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What I Just Finished Reading
Assata: An Autobiography by Assata Shakur, with forwards by Angela Y. Davis and Lennox S. Hinds
I would strongly recommend this book to anyone interested in US history or the history of the protest movement. The story is divided between Shakur's youth and entry into the Black Power movements, and the four years she spent on trail in the early to mid '70s, and both parts are illuminating, though I found the story of her growing consciousness more interesting. She really lays out what it felt like to be working class and black in New York in the '60s and '70s, and is very frank about how her personal ethics evolved including many past errors.

I wish there had been more detail about her transition from the Black Panthers to the Black Liberation Army, and what life in the BLA was like, but I understand the political constraints she was writing under (not wanting to drop the FBI on anyone's head). Perhaps there will be a follow up some day.

On a prose level, the book is strongly written, and cut through with Shakur's poetry. It's definitely a step up from most memoirs.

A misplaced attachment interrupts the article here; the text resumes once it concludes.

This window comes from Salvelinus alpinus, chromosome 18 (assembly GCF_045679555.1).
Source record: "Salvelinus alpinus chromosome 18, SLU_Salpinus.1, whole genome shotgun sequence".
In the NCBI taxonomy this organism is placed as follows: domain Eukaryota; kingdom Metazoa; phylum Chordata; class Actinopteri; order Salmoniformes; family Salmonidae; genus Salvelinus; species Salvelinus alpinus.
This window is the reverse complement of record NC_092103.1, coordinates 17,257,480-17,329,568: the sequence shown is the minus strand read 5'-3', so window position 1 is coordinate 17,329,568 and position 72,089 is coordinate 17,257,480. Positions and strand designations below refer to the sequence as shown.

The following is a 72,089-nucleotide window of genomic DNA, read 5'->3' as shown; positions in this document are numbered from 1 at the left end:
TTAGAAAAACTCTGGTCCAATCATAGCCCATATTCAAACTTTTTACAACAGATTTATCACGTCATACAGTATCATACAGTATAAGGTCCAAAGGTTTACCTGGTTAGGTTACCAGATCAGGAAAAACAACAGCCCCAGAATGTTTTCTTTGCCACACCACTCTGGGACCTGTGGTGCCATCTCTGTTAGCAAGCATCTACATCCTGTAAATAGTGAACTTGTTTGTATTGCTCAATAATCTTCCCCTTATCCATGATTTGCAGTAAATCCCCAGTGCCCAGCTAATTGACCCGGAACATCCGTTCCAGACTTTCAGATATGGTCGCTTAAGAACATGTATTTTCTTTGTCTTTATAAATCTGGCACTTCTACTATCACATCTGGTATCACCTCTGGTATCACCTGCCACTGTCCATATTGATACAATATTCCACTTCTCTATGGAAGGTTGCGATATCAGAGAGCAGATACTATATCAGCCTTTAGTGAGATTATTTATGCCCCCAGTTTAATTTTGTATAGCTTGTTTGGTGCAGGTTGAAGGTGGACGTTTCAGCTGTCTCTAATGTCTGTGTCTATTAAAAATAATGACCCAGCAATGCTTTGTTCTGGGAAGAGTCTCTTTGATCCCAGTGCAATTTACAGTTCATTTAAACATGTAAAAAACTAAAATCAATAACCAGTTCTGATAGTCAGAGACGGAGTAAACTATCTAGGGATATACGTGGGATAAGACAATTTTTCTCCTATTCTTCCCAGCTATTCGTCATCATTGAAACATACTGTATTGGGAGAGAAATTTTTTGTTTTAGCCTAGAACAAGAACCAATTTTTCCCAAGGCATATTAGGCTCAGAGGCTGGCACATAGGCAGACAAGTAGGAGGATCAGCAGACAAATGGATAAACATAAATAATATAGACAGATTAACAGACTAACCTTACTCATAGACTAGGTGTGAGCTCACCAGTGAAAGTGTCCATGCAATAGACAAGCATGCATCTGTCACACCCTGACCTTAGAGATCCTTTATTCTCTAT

Anathema: Spec from the Margins, April 2017 (#1)
First issue of a magazine dedicated to stories by queer writers of colour. I always say that collections are a mixed bag, but I honestly really liked everything in this anthology save one story (life is too short for AIDS metaphors). I think the mermaid story "The Woman with a Thousand Stars in Her Hair" was my favourite this issue. Also excellent, the essay about using Kenyan vernacular to define a place for marginalised people, especially in relation to SFF.

"The Creeping Influences" by Sonya Taaffe
Eerie short story about a bog woman found by a group of peat diggers in '30s Ireland. I like what this story does with love and gender, and I'm very fond of the prose. Fond of Shimmer generally, actually.

What I'm Reading Now
Beren and LĂșthien by J.R.R. Tolkien, slow going. I liked the first part, which was the initial version of the story in a fairytale style with the prince of cats, but retreading the lay isn't really my fave. I'm such a bad Tolkien fan.

Audio: Flying Close to the Sun: My Life and Times as a Weatherman by Cathy Wilkerson. If nothing else, this is underlining what an achievement the brevity of Assata's book was. It's very interesting (she's still not a terrorist!), but probably could have cut some detail.

What I'm Reading Next
Library books! Or maybe that Worth Saga novella by Milan. Something lighter.
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